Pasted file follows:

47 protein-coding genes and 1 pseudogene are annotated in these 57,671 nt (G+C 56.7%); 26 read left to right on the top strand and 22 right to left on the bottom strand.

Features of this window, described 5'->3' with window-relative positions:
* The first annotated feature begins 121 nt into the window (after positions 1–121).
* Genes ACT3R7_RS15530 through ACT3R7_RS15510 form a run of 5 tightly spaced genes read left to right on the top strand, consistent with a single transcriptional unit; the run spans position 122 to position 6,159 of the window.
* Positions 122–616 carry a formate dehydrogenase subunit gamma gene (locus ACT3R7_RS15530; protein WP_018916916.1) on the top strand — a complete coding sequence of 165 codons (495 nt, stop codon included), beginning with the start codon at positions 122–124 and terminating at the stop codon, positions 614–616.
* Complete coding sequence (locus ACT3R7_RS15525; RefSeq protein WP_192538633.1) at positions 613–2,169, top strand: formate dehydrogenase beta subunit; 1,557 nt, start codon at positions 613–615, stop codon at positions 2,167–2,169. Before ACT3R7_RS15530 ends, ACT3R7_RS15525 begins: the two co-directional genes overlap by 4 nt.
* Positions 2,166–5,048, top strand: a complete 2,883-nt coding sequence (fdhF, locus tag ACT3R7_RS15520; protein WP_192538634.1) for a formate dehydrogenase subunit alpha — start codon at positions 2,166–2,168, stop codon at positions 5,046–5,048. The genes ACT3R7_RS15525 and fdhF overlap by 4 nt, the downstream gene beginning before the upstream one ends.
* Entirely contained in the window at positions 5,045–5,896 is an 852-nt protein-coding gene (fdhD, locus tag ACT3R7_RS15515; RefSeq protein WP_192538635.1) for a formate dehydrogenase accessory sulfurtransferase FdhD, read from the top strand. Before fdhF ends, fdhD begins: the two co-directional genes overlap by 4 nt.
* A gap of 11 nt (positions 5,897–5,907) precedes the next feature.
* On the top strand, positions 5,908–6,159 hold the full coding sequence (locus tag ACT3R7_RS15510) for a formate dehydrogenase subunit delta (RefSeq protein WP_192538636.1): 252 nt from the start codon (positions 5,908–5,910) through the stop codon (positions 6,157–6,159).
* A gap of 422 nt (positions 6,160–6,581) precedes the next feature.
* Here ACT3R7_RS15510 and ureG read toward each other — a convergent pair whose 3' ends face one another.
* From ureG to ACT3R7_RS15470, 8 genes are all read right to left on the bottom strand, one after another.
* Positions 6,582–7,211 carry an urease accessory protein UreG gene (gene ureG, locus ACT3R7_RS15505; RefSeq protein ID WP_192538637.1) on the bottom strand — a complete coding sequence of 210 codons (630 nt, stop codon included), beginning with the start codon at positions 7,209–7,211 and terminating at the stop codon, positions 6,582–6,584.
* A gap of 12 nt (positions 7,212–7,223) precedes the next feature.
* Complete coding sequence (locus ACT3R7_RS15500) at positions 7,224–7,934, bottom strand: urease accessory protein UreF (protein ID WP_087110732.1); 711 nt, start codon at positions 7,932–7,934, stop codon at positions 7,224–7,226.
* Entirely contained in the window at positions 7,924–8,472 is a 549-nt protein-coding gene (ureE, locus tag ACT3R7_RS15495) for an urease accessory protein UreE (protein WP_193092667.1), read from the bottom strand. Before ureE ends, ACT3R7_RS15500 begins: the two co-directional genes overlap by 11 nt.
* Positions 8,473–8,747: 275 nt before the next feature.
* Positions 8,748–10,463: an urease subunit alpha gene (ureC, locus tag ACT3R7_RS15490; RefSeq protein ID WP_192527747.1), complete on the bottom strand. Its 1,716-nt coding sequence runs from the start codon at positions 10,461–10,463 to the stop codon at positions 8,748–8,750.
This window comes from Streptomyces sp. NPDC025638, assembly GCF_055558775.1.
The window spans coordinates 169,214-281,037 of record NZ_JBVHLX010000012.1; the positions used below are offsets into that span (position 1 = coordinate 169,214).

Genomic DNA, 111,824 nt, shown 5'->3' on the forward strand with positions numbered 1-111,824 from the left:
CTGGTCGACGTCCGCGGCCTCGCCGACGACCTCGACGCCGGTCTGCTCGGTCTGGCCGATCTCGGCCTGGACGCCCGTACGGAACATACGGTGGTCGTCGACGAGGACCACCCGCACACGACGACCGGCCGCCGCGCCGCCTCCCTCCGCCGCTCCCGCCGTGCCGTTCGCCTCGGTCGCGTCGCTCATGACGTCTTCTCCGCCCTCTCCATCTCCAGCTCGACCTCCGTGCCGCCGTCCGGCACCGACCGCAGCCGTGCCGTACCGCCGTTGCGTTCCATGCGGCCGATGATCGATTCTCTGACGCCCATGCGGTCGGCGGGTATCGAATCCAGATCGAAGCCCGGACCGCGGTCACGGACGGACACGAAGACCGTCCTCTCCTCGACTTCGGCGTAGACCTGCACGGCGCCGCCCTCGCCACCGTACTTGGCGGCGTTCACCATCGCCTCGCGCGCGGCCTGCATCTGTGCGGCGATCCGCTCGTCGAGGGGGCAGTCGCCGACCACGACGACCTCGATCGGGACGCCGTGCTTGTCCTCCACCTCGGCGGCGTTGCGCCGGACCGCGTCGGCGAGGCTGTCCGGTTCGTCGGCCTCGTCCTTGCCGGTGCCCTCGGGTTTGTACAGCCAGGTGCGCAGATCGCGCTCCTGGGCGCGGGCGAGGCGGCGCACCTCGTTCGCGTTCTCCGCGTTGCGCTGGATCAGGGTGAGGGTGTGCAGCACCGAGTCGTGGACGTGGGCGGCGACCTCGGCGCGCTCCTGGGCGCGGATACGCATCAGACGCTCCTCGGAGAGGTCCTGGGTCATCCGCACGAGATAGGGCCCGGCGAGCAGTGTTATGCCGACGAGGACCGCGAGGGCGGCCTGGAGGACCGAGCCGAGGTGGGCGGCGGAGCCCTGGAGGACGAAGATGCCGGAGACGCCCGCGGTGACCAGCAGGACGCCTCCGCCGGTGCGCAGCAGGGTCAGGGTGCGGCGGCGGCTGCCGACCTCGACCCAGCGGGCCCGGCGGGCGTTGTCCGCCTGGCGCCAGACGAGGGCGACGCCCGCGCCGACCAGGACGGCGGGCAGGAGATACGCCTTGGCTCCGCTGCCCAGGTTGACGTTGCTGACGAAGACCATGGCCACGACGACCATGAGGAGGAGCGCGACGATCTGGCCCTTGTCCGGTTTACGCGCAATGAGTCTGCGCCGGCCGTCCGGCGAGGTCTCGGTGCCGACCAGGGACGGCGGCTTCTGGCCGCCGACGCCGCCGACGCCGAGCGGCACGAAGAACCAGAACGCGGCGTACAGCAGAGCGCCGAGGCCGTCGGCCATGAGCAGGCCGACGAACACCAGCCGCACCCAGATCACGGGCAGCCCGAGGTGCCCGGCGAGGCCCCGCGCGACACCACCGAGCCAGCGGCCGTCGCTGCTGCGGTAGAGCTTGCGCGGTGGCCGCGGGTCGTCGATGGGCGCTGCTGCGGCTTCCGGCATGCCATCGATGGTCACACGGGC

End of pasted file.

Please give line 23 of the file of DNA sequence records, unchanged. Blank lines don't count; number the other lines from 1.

CTGGTCGACGTCCGCGGCCTCGCCGACGACCTCGACGCCGGTCTGCTCGGTCTGGCCGATCTCGGCCTGGACGCCCGTACGGAACATACGGTGGTCGTCGACGAGGACCACCCGCACACGACGACCGGCCGCCGCGCCGCCTCCCTCCGCCGCTCCCGCCGTGCCGTTCGCCTCGGTCGCGTCGCTCATGACGTCTTCTCCGCCCTCTCCATCTCCAGCTCGACCTCCGTGCCGCCGTCCGGCACCGACCGCAGCCGTGCCGTACCGCCGTTGCGTTCCATGCGGCCGATGATCGATTCTCTGACGCCCATGCGGTCGGCGGGTATCGAATCCAGATCGAAGCCCGGACCGCGGTCACGGACGGACACGAAGACCGTCCTCTCCTCGACTTCGGCGTAGACCTGCACGGCGCCGCCCTCGCCACCGTACTTGGCGGCGTTCACCATCGCCTCGCGCGCGGCCTGCATCTGTGCGGCGATCCGCTCGTCGAGGGGGCAGTCGCCGACCACGACGACCTCGATCGGGACGCCGTGCTTGTCCTCCACCTCGGCGGCGTTGCGCCGGACCGCGTCGGCGAGGCTGTCCGGTTCGTCGGCCTCGTCCTTGCCGGTGCCCTCGGGTTTGTACAGCCAGGTGCGCAGATCGCGCTCCTGGGCGCGGGCGAGGCGGCGCACCTCGTTCGCGTTCTCCGCGTTGCGCTGGATCAGGGTGAGGGTGTGCAGCACCGAGTCGTGGACGTGGGCGGCGACCTCGGCGCGCTCCTGGGCGCGGATACGCATCAGACGCTCCTCGGAGAGGTCCTGGGTCATCCGCACGAGATAGGGCCCGGCGAGCAGTGTTATGCCGACGAGGACCGCGAGGGCGGCCTGGAGGACCGAGCCGAGGTGGGCGGCGGAGCCCTGGAGGACGAAGATGCCGGAGACGCCCGCGGTGACCAGCAGGACGCCTCCGCCGGTGCGCAGCAGGGTCAGGGTGCGGCGGCGGCTGCCGACCTCGACCCAGCGGGCCCGGCGGGCGTTGTCCGCCTGGCGCCAGACGAGGGCGACGCCCGCGCCGACCAGGACGGCGGGCAGGAGATACGCCTTGGCTCCGCTGCCCAGGTTGACGTTGCTGACGAAGACCATGGCCACGACGACCATGAGGAGGAGCGCGACGATCTGGCCCTTGTCCGGTTTACGCGCAATGAGTCTGCGCCGGCCGTCCGGCGAGGTCTCGGTGCCGACCAGGGACGGCGGCTTCTGGCCGCCGACGCCGCCGACGCCGAGCGGCACGAAGAACCAGAACGCGGCGTACAGCAGAGCGCCGAGGCCGTCGGCCATGAGCAGGCCGACGAACACCAGCCGCACCCAGATCACGGGCAGCCCGAGGTGCCCGGCGAGGCCCCGCGCGACACCACCGAGCCAGCGGCCGTCGCTGCTGCGGTAGAGCTTGCGCGGTGGCCGCGGGTCGTCGATGGGCGCTGCTGCGGCTTCCGGCATGCCATCGATGGTCACACGGGC